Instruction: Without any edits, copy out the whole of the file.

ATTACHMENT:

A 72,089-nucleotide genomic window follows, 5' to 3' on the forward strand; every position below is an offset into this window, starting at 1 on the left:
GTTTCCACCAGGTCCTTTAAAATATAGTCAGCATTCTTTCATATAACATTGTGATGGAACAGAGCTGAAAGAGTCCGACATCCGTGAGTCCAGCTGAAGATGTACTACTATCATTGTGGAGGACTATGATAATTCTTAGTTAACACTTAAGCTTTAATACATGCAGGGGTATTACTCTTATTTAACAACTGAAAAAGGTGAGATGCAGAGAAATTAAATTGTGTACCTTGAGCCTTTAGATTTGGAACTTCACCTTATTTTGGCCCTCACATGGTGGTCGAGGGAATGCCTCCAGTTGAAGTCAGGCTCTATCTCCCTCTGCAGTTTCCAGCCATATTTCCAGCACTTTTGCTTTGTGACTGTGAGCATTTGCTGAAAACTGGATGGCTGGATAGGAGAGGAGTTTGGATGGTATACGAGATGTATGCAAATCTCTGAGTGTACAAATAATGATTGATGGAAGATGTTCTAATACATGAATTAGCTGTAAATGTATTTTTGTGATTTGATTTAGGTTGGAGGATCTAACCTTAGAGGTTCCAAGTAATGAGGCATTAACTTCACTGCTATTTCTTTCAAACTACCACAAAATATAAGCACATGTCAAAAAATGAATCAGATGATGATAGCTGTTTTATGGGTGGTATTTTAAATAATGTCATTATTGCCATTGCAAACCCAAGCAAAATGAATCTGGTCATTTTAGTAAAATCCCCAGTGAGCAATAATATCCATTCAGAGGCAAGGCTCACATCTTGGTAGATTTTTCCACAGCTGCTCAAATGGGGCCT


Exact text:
A 72,089-nucleotide genomic window follows, 5' to 3' on the forward strand; every position below is an offset into this window, starting at 1 on the left:
GTTTCCACCAGGTCCTTTAAAATATAGTCAGCATTCTTTCATATAACATTGTGATGGAACAGAGCTGAAAGAGTCCGACATCCGTGAGTCCAGCTGAAGATGTACTACTATCATTGTGGAGGACTATGATAATTCTTAGTTAACACTTAAGCTTTAATACATGCAGGGGTATTACTCTTATTTAACAACTGAAAAAGGTGAGATGCAGAGAAATTAAATTGTGTACCTTGAGCCTTTAGATTTGGAACTTCACCTTATTTTGGCCCTCACATGGTGGTCGAGGGAATGCCTCCAGTTGAAGTCAGGCTCTATCTCCCTCTGCAGTTTCCAGCCATATTTCCAGCACTTTTGCTTTGTGACTGTGAGCATTTGCTGAAAACTGGATGGCTGGATAGGAGAGGAGTTTGGATGGTATACGAGATGTATGCAAATCTCTGAGTGTACAAATAATGATTGATGGAAGATGTTCTAATACATGAATTAGCTGTAAATGTATTTTTGTGATTTGATTTAGGTTGGAGGATCTAACCTTAGAGGTTCCAAGTAATGAGGCATTAACTTCACTGCTATTTCTTTCAAACTACCACAAAATATAAGCACATGTCAAAAAATGAATCAGATGATGATAGCTGTTTTATGGGTGGTATTTTAAATAATGTCATTATTGCCATTGCAAACCCAAGCAAAATGAATCTGGTCATTTTAGTAAAATCCCCAGTGAGCAATAATATCCATTCAGAGGCAAGGCTCACATCTTGGTAGATTTTTCCACAGCTGCTCAAATGGGGCCT